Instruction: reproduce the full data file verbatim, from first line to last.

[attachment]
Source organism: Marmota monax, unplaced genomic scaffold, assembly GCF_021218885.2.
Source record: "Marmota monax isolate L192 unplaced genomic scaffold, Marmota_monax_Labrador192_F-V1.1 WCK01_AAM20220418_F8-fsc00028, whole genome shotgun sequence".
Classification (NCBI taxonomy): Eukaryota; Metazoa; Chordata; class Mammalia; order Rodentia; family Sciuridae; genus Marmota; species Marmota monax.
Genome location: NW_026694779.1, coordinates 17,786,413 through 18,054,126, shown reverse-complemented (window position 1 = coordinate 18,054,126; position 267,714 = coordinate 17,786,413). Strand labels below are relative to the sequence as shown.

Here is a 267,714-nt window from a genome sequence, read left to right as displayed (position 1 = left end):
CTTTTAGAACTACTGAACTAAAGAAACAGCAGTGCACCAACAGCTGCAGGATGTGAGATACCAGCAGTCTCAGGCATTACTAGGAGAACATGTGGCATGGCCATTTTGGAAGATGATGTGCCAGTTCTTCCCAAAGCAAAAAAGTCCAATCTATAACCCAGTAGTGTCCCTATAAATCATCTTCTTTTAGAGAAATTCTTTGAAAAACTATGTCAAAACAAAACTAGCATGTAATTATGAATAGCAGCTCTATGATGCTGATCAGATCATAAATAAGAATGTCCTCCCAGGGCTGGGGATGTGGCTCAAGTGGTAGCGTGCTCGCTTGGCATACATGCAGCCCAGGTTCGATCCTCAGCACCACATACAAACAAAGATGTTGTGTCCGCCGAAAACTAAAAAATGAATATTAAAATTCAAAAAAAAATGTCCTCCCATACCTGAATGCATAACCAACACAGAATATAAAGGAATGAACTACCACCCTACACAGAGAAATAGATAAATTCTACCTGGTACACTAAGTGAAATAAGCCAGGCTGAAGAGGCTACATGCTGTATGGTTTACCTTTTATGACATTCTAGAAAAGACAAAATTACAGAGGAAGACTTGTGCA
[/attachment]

Source organism: Marmota monax, unplaced genomic scaffold, assembly GCF_021218885.2.
Source record: "Marmota monax isolate L192 unplaced genomic scaffold, Marmota_monax_Labrador192_F-V1.1 WCK01_AAM20220418_F8-fsc00028, whole genome shotgun sequence".
Classification (NCBI taxonomy): Eukaryota; Metazoa; Chordata; class Mammalia; order Rodentia; family Sciuridae; genus Marmota; species Marmota monax.
Genome location: NW_026694779.1, coordinates 17,786,413 through 18,054,126, shown reverse-complemented (window position 1 = coordinate 18,054,126; position 267,714 = coordinate 17,786,413). Strand labels below are relative to the sequence as shown.

Here is a 267,714-nt window from a genome sequence, read left to right as displayed (position 1 = left end):
CTTTTAGAACTACTGAACTAAAGAAACAGCAGTGCACCAACAGCTGCAGGATGTGAGATACCAGCAGTCTCAGGCATTACTAGGAGAACATGTGGCATGGCCATTTTGGAAGATGATGTGCCAGTTCTTCCCAAAGCAAAAAAGTCCAATCTATAACCCAGTAGTGTCCCTATAAATCATCTTCTTTTAGAGAAATTCTTTGAAAAACTATGTCAAAACAAAACTAGCATGTAATTATGAATAGCAGCTCTATGATGCTGATCAGATCATAAATAAGAATGTCCTCCCAGGGCTGGGGATGTGGCTCAAGTGGTAGCGTGCTCGCTTGGCATACATGCAGCCCAGGTTCGATCCTCAGCACCACATACAAACAAAGATGTTGTGTCCGCCGAAAACTAAAAAATGAATATTAAAATTCAAAAAAAAATGTCCTCCCATACCTGAATGCATAACCAACACAGAATATAAAGGAATGAACTACCACCCTACACAGAGAAATAGATAAATTCTACCTGGTACACTAAGTGAAATAAGCCAGGCTGAAGAGGCTACATGCTGTATGGTTTACCTTTTATGACATTCTAGAAAAGACAAAATTACAGAGGAAGACTTGTGCA